The raid on ABC is the latest attack on journalists in Australia.
The headquarters of the Australian Broadcasting Corporation (ABC), a public broadcaster, was raided on June 5 by the police in connection with a series of reports, the ‘Afghan Files’. These reports detailed war crimes committed by the country’s forces in Afghanistan. The Australian Federal Police (AFP) entered the ABC Ultimo Centre, the channel’s head office in Sydney, with a warrant that gave them wide ranging powers and reportedly seized over 50 documents.
The police also raided the houses of some journalists. The raid came a day after the AFP conducted a similar operation at the home of the editor of the Rupert Murdoch-owned News Corporation, leading to charges of attacking press freedom.
The Afghan Files were based on leaked classified documents from the defense ministry and were aired two years ago. According to John Lyons, the executive editor of ABC, who was live-tweeting the whole raid, the warrant “allows the AFP to “add, copy, delete or alter” material in the ABC’s computers.” The AFP went through office emails, confidential files, handwritten notes, and troves of digital documents.
The Afghan Files was published after whistleblower David McBride released over a hundred classified documents detailing cover-ups of the killing of civilians, mutilation of captured or surrendered militants and the chaotic coordination among divisions and within the ranks of the Australian forces in Afghanistan.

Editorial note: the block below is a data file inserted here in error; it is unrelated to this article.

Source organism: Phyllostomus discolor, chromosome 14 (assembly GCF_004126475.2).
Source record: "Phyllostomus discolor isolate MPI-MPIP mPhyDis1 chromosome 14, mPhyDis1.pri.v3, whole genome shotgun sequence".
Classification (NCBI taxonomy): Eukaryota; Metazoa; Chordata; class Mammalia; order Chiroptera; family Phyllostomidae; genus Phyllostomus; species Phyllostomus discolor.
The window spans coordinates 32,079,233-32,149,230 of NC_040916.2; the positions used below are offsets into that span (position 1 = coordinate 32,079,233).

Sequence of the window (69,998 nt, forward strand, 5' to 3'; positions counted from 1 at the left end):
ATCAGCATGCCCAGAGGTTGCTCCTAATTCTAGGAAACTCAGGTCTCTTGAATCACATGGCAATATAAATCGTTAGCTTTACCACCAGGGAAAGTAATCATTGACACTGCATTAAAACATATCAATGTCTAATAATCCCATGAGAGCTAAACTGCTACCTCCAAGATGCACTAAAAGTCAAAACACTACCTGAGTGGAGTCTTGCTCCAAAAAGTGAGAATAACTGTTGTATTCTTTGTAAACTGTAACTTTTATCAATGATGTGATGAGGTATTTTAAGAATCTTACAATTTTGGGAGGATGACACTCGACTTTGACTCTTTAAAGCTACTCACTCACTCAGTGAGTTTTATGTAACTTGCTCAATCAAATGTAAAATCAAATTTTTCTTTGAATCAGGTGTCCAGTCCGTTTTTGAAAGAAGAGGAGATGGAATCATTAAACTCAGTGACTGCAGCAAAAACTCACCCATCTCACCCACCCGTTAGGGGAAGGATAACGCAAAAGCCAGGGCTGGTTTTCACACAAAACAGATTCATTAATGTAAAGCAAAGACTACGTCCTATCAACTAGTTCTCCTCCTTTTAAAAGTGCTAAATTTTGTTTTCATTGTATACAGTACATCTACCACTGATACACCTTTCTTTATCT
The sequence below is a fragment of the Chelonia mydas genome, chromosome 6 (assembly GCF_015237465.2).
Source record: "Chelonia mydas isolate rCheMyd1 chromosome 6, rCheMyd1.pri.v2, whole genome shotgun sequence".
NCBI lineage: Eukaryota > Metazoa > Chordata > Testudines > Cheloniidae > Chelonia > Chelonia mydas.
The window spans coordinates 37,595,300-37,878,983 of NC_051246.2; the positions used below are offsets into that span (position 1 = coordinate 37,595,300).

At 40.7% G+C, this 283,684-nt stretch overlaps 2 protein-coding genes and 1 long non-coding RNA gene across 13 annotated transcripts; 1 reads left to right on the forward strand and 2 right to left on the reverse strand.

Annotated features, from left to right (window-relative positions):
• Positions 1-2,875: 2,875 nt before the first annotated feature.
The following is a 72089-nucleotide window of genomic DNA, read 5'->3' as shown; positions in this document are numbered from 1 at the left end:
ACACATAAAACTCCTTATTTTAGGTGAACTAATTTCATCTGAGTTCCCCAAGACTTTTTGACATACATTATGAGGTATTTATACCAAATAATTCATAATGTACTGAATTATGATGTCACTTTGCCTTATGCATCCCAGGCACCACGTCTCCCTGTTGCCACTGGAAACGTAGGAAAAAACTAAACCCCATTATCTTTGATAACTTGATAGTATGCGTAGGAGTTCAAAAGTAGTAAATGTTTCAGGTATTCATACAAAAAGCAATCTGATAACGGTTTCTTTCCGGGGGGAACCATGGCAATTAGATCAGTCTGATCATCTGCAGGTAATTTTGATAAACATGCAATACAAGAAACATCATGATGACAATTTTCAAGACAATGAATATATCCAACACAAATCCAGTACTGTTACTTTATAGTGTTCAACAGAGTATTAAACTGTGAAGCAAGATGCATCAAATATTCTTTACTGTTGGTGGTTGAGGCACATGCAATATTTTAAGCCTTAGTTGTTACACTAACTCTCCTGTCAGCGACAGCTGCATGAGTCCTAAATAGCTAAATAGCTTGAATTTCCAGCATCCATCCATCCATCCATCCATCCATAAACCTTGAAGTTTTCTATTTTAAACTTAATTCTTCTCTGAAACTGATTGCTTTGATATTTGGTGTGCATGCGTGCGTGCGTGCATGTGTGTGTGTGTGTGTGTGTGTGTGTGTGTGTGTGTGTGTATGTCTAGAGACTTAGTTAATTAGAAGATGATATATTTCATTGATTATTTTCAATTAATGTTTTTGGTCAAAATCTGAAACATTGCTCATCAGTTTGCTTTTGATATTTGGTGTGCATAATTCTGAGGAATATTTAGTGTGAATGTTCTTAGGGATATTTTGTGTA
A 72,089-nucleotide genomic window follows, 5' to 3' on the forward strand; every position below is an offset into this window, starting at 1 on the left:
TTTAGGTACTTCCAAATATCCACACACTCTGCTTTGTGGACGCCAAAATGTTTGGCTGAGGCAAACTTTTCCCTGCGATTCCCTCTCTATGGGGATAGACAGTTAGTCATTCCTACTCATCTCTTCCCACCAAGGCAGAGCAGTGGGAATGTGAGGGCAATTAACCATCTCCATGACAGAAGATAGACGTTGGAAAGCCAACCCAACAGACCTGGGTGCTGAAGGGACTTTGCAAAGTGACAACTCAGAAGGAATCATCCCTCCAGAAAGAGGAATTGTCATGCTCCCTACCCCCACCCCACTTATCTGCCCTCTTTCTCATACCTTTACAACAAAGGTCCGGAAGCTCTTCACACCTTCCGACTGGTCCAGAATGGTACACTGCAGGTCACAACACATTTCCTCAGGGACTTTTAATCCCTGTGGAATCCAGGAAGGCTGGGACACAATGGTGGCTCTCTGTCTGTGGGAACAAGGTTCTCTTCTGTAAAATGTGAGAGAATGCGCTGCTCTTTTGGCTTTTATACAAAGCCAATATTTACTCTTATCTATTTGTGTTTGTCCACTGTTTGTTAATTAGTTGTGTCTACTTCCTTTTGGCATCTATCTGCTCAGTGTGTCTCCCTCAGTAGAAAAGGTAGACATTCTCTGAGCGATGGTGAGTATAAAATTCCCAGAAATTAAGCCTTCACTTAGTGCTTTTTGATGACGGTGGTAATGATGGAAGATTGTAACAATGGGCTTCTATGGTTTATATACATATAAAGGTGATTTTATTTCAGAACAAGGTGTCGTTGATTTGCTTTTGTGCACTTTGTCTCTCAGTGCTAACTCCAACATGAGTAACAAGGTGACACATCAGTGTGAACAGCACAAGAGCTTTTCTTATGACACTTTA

The raids are linked to the case against McBride, who was charged and arrested in September for the leaks and is currently facing a trial that could entail a long jail time. McBride recently hinted at the government amping up attempts to jail him for life. Apart from McBride, two ABC journalists, Dan Oakes and Sam Clark, were recently charged for leaking the said papers. Oakes and Clark, along with Gaven Morris, the director of news at ABC, were the ones named in the current raid as well.
In response to the criticism of the raids, the head of the AFP denied the allegations of intimidation of the press and media, and resorted to the justification of national security.
Apart from the ABC office, the police had also raided a journalist earlier this week over a report on the government’s plans to expand surveillance on Australian citizens, while another journalist is being investigated for a report on the sinking of a refugee boat. All of this has happened within a week of the conservative government’s reelection, indicating an further shrinking of the right to dissent.